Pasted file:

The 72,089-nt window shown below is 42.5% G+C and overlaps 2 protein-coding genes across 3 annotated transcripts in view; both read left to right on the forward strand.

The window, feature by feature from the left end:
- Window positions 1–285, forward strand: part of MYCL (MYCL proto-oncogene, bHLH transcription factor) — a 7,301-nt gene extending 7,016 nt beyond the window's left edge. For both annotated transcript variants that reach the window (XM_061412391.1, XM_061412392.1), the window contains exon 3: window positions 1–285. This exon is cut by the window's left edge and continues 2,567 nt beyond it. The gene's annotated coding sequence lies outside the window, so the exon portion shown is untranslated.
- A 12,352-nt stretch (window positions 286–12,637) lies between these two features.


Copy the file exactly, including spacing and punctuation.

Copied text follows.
The 72,089-nt window shown below is 42.5% G+C and overlaps 2 protein-coding genes across 3 annotated transcripts in view; both read left to right on the forward strand.

The window, feature by feature from the left end:
- Window positions 1–285, forward strand: part of MYCL (MYCL proto-oncogene, bHLH transcription factor) — a 7,301-nt gene extending 7,016 nt beyond the window's left edge. For both annotated transcript variants that reach the window (XM_061412391.1, XM_061412392.1), the window contains exon 3: window positions 1–285. This exon is cut by the window's left edge and continues 2,567 nt beyond it. The gene's annotated coding sequence lies outside the window, so the exon portion shown is untranslated.
- A 12,352-nt stretch (window positions 286–12,637) lies between these two features.